Despite of what you’ve been hearing from the mainstream financial media, corporate earnings reports for the first quarter of this year haven’t been nearly as positive as you might believe.
For example, reporters and journalists on broadcast financial shows raved about Goldman Sachs’ first quarter earnings report this past Tuesday. The company announced that its net earnings rose 91 percent during the quarter ended March 31, 2010, compared to the same period a year ago.
Those same reporters failed to mention that Goldman’s operating expenses rose sharply and that the company would have likely reported a net loss during the quarter — if Goldman’s securities traders hadn’t been so successful in earning substantial profits on the company’s securities transactions.
The media also failed to mention that Goldman's net earnings declined 30 percent during the quarter ended March 31, 2010, compared to the prior quarter. This decline resulted, in part, from a drop in investment banking revenues of 28 percent. Revenues from asset management services declined by 16 percent.
In a similar fashion, the mainstream media commented positively on Bank of America’s first quarter earnings, and the fact that the nation’s largest bank handily beat the average earnings estimate provided by Wall Street analysts.
What the stock market pundits didn’t discuss is the fact that Bank of America’s diluted earnings per share declined 36 percent and that the bank’s income from its commercial banking activities fell sharply during the quarter ended March 31, 2010, compared to the same period a year ago.
Looking closer, you’ll see that Bank of America’s income from its credit cards business fell 31 percent while its income from mortgage banking activities declined a whopping 48 percent compared to the same quarter a year ago.
The first quarter earnings from non-banking companies also have been disappointing.
For example, General Electric’s net earnings for the first quarter of this year fell 31 percent while its earnings per diluted share declined 35 percent. Revenues fell to $36.6 billion from $38.4 billion and new orders for the company’s products declined 8 percent compared to the same period a year ago.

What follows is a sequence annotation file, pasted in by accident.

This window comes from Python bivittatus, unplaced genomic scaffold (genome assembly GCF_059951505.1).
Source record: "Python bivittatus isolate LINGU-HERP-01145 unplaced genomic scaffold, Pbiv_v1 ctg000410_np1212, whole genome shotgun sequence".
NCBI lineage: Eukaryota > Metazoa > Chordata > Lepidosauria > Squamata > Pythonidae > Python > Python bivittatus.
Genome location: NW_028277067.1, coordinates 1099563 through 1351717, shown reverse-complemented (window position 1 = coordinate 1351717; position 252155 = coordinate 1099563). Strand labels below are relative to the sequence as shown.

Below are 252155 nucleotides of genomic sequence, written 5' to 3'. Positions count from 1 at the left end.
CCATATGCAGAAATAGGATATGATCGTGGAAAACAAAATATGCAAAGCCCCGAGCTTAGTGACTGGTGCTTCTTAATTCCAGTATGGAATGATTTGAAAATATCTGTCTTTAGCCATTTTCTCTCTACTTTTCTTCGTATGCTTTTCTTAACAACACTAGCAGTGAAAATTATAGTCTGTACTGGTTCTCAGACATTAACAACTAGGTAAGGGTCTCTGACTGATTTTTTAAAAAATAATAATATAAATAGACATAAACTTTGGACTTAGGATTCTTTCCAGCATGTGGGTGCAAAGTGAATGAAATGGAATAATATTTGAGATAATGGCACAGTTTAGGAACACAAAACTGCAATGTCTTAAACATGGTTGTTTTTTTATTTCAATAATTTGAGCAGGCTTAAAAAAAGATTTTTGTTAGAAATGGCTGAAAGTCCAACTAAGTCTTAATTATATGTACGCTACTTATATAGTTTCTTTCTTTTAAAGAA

Although certain companies that operate in the technology sector of the economy reported increases in their first-quarter earnings, many of those same companies reported very modest growth in their revenues and stated that they now expect revenues to increase at a slower pace than Wall Street analysts currently estimate.
Meanwhile, revenues rose only 7 percent, on average, during the quarter ended March 31, 2010, for the 116 companies in the Standard & Poor’s 500 Index that have reported first-quarter operating results thus far.
The fact is that most companies faced relatively easy year-over-year revenue comparisons during the past quarter due to the worldwide economy experiencing the worst recession since the 1930s. But that doesn’t mean the economy is really getting better.
In fact, a modest, 7 percent increase thus far in corporate revenues suggests that economic conditions aren’t improving to anywhere near the degree that most Wall Street analysts and economists would have you believe.
Such a modest rise is, in reality, a significantly negative development.
Most companies in the United States have already reduced their operating expenses to near the lowest level possible. Given that corporate profits equal revenues less expenses, my research and the developments mentioned above suggest that corporate profits will grow at a very slow pace, at best, during the next few quarters.
That’s important, if it happens I expect, since stock prices are ultimately determined by the profits of their underlying companies.
I therefore expect stock prices in general to pull back sharply within the next couple of months.
If you’re interested in learning how to profit from a substantial decline in stock prices, I encourage you to try a trial subscription to my investment newsletter, The ETF Strategist.
About the Author: David Frazier
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